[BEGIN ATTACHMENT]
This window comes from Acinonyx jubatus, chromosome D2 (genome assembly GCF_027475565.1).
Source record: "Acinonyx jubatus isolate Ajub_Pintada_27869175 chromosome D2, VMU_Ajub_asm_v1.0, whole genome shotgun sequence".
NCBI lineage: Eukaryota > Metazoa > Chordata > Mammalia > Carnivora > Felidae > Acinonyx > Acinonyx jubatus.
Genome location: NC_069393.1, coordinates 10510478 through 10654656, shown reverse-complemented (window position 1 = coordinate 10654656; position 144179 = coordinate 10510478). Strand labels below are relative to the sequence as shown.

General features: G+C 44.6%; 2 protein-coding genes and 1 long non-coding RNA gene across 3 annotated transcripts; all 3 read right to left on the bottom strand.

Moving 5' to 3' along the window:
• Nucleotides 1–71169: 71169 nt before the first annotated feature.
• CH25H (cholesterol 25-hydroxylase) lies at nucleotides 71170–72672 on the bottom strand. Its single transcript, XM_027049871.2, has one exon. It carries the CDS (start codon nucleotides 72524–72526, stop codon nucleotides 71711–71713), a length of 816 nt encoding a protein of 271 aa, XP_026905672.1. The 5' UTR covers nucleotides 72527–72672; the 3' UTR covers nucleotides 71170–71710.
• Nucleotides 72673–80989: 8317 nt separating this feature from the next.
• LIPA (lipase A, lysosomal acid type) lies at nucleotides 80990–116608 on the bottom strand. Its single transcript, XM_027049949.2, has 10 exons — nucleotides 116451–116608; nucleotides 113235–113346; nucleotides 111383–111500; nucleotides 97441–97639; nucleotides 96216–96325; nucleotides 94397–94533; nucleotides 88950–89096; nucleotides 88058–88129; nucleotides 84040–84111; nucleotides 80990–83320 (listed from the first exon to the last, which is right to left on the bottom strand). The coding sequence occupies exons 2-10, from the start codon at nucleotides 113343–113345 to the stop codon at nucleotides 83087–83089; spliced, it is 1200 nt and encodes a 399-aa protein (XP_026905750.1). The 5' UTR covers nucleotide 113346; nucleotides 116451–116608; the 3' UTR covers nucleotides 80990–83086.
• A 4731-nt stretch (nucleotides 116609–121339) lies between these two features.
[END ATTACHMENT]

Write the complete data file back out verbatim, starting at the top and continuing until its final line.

This window comes from Acinonyx jubatus, chromosome D2 (genome assembly GCF_027475565.1).
Source record: "Acinonyx jubatus isolate Ajub_Pintada_27869175 chromosome D2, VMU_Ajub_asm_v1.0, whole genome shotgun sequence".
NCBI lineage: Eukaryota > Metazoa > Chordata > Mammalia > Carnivora > Felidae > Acinonyx > Acinonyx jubatus.
Genome location: NC_069393.1, coordinates 10510478 through 10654656, shown reverse-complemented (window position 1 = coordinate 10654656; position 144179 = coordinate 10510478). Strand labels below are relative to the sequence as shown.

General features: G+C 44.6%; 2 protein-coding genes and 1 long non-coding RNA gene across 3 annotated transcripts; all 3 read right to left on the bottom strand.

Moving 5' to 3' along the window:
• Nucleotides 1–71169: 71169 nt before the first annotated feature.
• CH25H (cholesterol 25-hydroxylase) lies at nucleotides 71170–72672 on the bottom strand. Its single transcript, XM_027049871.2, has one exon. It carries the CDS (start codon nucleotides 72524–72526, stop codon nucleotides 71711–71713), a length of 816 nt encoding a protein of 271 aa, XP_026905672.1. The 5' UTR covers nucleotides 72527–72672; the 3' UTR covers nucleotides 71170–71710.
• Nucleotides 72673–80989: 8317 nt separating this feature from the next.
• LIPA (lipase A, lysosomal acid type) lies at nucleotides 80990–116608 on the bottom strand. Its single transcript, XM_027049949.2, has 10 exons — nucleotides 116451–116608; nucleotides 113235–113346; nucleotides 111383–111500; nucleotides 97441–97639; nucleotides 96216–96325; nucleotides 94397–94533; nucleotides 88950–89096; nucleotides 88058–88129; nucleotides 84040–84111; nucleotides 80990–83320 (listed from the first exon to the last, which is right to left on the bottom strand). The coding sequence occupies exons 2-10, from the start codon at nucleotides 113343–113345 to the stop codon at nucleotides 83087–83089; spliced, it is 1200 nt and encodes a 399-aa protein (XP_026905750.1). The 5' UTR covers nucleotide 113346; nucleotides 116451–116608; the 3' UTR covers nucleotides 80990–83086.
• A 4731-nt stretch (nucleotides 116609–121339) lies between these two features.